carpal tunnel syndrome


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carpal tunnel syndrome:

see repetitive stress injuryrepetitive stress injury
or repetitive strain injury
(RSI), injury caused by repeated movement of a particular part of the body. Often seen in workers whose physical routine is unvaried, RSI has become epidemic since computers have entered the workplace in large
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.

carpal tunnel syndrome

[¦kär·pəl ¦tən·əl ′sin‚drōm]
(medicine)
A condition caused by compression of the median nerve in the passage between the wrist and carpal bones; characterized by nocturnal pain, numbness, and tingling in the hand.

carpal tunnel syndrome

carpal tunnel syndrome

A disorder that causes numbness in the hand and pain in the wrist due to the compression of the median nerve, which runs down the arm to the fingers. The pain can extend all the way to the neck and be extremely severe. People may have a genetic predisposition to this malady and those who suffer with thyroid problems, diabetes and rheumatoid arthritis are believed to be more susceptible.

Short, Repetitive Movement
Carpal tunnel syndrome is caused by short, repetitive movement, such as typing, knitting, and using vibrating tools for hours on end. Constant mouse movement is also a factor. The lack of rest in between these motions irritates and inflames the flexor tendons that travel with the median nerve to the hand through an area in the wrist called the "carpal tunnel," which is surrounded by bones and a transverse ligament. The inflamed tendons squeeze the nerve against the ligament.

The Treatments
The prescription for typists may be as simple as wrist exercises and the use of a wrist rest or ergonomic glove. The more severe remedy is surgery, in which the transverse ligament is cut to relieve pressure. See RSI and medical conditions.


The Median Nerve
There is so little space in the carpal tunnel that when the tendons get inflamed, the median nerve is pressed against the transverse ligament. (Image courtesy of www.carpal-tunnel.com.)







Rest the Wrist
High wrist rests help to avoid carpal tunnel syndrome by keeping the wrists elevated above the keyboard. Unfortunately, they are not widely found in retail stores.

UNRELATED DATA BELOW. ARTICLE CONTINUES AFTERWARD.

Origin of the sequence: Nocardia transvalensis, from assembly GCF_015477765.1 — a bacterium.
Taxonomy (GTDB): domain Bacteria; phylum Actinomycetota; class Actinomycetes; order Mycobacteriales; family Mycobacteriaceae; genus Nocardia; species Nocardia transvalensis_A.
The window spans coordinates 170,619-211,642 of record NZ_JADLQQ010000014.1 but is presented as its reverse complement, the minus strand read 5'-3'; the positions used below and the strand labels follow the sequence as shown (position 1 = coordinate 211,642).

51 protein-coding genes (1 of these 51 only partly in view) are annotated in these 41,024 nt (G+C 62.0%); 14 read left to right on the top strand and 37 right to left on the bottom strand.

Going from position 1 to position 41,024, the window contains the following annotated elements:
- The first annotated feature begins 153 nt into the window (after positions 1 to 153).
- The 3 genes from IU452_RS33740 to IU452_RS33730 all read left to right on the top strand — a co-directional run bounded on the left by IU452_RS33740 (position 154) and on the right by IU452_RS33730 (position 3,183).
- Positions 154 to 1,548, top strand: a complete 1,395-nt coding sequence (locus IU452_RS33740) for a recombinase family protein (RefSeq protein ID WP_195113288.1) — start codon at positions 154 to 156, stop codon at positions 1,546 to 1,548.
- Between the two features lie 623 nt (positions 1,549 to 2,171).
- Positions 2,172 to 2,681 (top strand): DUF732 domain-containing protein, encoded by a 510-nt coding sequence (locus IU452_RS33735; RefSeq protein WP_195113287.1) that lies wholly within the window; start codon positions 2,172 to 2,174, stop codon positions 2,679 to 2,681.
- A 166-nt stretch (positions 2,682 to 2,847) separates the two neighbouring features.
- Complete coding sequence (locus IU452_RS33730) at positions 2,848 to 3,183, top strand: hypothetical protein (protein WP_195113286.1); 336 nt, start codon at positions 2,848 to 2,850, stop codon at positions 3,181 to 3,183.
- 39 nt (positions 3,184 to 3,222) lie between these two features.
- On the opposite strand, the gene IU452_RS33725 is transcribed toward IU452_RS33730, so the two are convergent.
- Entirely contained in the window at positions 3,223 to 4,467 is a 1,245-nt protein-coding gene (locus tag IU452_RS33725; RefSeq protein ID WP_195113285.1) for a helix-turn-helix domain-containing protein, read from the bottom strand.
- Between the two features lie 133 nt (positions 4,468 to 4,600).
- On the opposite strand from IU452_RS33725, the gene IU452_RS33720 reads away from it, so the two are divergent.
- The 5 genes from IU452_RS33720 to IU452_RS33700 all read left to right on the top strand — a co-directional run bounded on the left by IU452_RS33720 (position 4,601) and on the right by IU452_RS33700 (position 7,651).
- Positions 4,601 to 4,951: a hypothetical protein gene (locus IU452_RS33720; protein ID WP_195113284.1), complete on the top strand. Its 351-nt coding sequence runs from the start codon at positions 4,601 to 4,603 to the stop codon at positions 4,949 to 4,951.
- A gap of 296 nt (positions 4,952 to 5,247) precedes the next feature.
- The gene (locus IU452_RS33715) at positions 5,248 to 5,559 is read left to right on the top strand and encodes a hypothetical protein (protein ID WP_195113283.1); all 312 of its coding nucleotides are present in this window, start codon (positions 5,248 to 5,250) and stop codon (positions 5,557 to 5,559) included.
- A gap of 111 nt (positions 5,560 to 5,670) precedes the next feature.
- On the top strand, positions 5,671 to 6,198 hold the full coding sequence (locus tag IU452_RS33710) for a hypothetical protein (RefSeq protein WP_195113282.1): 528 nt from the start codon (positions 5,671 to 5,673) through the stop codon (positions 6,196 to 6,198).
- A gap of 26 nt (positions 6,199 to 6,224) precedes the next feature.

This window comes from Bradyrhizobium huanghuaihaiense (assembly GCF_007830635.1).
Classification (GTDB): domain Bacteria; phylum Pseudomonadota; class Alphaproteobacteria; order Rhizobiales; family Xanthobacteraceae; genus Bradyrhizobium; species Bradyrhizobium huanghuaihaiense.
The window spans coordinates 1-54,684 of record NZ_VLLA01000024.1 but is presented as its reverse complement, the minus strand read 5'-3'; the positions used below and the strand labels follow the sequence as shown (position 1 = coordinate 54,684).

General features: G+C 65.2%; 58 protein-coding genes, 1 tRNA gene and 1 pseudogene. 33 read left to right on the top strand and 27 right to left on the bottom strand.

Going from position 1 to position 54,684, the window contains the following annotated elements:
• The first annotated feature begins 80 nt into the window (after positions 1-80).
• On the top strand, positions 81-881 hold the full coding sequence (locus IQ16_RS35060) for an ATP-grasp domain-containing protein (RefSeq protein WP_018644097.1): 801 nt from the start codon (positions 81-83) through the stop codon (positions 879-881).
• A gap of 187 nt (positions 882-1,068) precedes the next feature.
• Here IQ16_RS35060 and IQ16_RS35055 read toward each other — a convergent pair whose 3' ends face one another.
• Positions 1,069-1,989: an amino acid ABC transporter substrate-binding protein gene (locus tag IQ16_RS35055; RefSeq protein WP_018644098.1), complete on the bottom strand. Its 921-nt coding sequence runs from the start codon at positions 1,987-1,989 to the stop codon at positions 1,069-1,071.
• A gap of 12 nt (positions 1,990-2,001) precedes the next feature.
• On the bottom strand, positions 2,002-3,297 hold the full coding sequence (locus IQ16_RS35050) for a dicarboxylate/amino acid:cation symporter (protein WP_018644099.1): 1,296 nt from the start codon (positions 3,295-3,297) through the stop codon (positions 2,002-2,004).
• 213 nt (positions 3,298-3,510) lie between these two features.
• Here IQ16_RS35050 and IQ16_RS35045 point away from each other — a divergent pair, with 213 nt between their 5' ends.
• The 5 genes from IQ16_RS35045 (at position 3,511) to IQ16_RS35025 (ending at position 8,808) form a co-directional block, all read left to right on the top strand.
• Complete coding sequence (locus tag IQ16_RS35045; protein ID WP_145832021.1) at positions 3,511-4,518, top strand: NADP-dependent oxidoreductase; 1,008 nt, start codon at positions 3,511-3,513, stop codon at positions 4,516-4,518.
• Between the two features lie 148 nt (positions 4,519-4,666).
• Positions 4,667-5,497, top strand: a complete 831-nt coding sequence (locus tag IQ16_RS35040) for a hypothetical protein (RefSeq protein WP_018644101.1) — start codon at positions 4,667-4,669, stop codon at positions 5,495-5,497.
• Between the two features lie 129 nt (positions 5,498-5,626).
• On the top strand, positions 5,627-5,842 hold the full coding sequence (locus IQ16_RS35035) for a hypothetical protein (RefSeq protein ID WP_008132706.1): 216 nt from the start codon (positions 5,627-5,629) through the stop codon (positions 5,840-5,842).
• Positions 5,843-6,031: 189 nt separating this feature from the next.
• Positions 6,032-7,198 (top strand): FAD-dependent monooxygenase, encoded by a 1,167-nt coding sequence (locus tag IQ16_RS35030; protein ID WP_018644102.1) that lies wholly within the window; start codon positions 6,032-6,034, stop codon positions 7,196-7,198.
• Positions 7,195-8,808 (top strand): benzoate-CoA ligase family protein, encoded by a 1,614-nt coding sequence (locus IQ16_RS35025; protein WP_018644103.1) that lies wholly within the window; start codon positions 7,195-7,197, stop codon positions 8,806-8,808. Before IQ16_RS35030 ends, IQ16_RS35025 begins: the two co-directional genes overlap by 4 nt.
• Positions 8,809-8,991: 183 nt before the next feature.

Mousing Twists the Bones
The healthier way to grab a mouse is in the "handshake" position, whereby the forearm bones are not twisted. Evoluent's vertical mice keep the arm in this proper orientation. (Images courtesy of Evoluent, www.evoluent.com)


Mousing Twists the Bones
The healthier way to grab a mouse is in the "handshake" position, whereby the forearm bones are not twisted. Evoluent's vertical mice keep the arm in this proper orientation. (Images courtesy of Evoluent, www.evoluent.com)







An Ergonomic Glove
IMAK Products' Smart Glove uses a removable splint (upper cutout) to keep the wrist in the proper position. The ergoBeads (bottom cutout) massage the area to increase blood circulation and promote healthy muscle tissue. (Image courtesy of IMAK Products Corporation, www.imakproducts.com)
References in periodicals archive ?
The carpal tunnel syndrome localization of conduction abnormalities within the distal segment of the median nerve Brain, 102: 619-635.
Carpal tunnel syndrome electrodiagnostic aspects of fifty seven symptomatic hands.
Frequency of carpal tunnel syndrome after conservatively managed colles fracture.
Long term follow-up of carpal tunnel syndrome during pregnancy: a cohort study and review of the literature.
A practical electrophysiological guide for non surgical and surgical treatment of carpal tunnel syndrome.
High-resolution sonography versus EMG in the diagnosis of carpal tunnel syndrome.
Repetitive movements, whether due to work that requires the same hand motions (such as typing on a keyboard for hours) or recreational activities (such as knitting), also can cause carpal tunnel syndrome, Dr.
First Hand Medical has devised a non-surgical relief method for carpal tunnel syndrome sufferers that safely treats pain at the source.
Repetitive stress injuries such as carpal tunnel syndrome, a painful progressive condition caused by compression of a key nerve in the wrist, are a factor among call center workers, who may sit at their computers for six or seven hours a day.
Carpal Tunnel Syndrome Relief--It is projected with the increased use of keyboards that more people (including CPAs) will suffer from carpal tunnel syndrome.